Thursday, June 4, 2009

History of the United States, by Noah Webster

I wrote once, in passing, about Google books. And I included a link in the post to Noah Webster's (America's Schoolmaster) "History of the United States." I thought that I had included a favorite passage of mine from the book in the entry, but a search of the blog archives proves that that is not the case, so I shall include it here. In the introduction to the book, Noah Webster wrote:

The brief exposition of the Constitution of the United States will unfold to young persons the principles of republican government; and it is the sincere desire of the writer that our citizens should early understand that the genuine source of correct republican principles is the BIBLE, particularly the New Testament or the Christian religion.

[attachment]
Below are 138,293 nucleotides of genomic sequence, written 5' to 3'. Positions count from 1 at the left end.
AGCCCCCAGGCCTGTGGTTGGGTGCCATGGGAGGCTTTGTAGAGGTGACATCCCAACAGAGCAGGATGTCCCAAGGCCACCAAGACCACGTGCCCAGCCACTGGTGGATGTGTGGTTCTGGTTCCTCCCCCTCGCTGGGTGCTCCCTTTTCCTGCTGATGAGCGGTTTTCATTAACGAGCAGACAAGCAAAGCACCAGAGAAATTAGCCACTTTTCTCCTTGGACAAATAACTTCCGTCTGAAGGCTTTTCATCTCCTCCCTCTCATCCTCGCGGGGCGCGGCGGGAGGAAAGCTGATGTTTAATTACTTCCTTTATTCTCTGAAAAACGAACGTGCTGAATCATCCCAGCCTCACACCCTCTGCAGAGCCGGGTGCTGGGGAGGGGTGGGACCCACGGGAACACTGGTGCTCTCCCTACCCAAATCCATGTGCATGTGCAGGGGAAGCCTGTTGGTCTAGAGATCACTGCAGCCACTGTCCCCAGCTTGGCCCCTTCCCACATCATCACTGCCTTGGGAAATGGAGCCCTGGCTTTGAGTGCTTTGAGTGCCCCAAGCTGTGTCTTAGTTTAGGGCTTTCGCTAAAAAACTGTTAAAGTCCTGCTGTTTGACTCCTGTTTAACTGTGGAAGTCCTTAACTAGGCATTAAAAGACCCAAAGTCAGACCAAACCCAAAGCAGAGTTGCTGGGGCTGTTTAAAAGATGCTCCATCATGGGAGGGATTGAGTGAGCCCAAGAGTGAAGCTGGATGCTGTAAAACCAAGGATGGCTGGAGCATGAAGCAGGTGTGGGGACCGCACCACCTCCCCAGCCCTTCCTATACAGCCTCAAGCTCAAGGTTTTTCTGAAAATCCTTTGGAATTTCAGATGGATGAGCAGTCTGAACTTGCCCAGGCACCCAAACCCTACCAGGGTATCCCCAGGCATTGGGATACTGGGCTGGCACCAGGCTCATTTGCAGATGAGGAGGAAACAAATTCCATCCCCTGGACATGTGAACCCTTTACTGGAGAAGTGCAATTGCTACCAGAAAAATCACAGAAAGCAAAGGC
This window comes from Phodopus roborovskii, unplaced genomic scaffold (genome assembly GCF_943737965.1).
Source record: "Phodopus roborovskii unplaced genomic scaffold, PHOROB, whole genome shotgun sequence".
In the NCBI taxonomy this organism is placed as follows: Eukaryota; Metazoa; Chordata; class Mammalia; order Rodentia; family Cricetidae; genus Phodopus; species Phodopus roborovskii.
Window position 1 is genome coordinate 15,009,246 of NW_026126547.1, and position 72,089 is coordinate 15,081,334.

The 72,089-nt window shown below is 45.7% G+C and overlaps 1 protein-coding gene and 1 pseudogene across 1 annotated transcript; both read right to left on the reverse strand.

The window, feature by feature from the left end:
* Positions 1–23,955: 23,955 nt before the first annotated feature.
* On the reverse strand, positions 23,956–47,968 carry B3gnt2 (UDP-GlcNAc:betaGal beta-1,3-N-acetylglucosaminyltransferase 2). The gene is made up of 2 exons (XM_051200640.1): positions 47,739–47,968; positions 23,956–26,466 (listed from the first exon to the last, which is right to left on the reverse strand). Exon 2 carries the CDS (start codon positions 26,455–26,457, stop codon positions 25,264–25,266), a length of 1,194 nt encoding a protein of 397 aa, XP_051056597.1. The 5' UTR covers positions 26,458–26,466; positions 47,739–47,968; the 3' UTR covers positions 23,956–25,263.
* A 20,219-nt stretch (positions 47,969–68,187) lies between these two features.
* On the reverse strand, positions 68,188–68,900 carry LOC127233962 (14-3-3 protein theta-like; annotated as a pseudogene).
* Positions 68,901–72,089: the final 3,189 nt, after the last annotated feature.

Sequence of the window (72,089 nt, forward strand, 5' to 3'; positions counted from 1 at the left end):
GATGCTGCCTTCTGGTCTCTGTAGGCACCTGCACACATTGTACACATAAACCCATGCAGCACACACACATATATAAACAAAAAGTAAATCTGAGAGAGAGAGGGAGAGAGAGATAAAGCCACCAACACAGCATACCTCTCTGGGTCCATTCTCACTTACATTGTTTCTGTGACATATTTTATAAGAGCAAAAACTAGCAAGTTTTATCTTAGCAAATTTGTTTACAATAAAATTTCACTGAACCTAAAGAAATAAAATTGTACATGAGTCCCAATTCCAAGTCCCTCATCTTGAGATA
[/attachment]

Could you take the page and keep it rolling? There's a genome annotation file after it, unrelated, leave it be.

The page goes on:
So much for the doctrine of "the separation of church and state," eh? By the way, how is it that one is to "separate" his religion (or the lack thereof) from his politics. I hold that it is impracticable; that those who vie for such a thing are irrational.

Someone named "Zapem" invokes the authority of General Washington in a comment posted under Dr. Keyes's latest entry over at Loyal to Liberty. My reply to Zapem involves the importation of foreign ideas of God, man, and government to these shores. It once was, you see, a great concern of Washington's, the witness of American youth migrating to foreign countries in order to acquire the higher branches of erudition. Why? Because, in his words, the great possibility existed that these students, ill-eqipped as they were to well understand the value of their own system of government, would thus imbibe principles not congenial with republicanism and bring them back with them on return to America. But we needn't worry with that anymore, as I intimate in my reply to Zapem.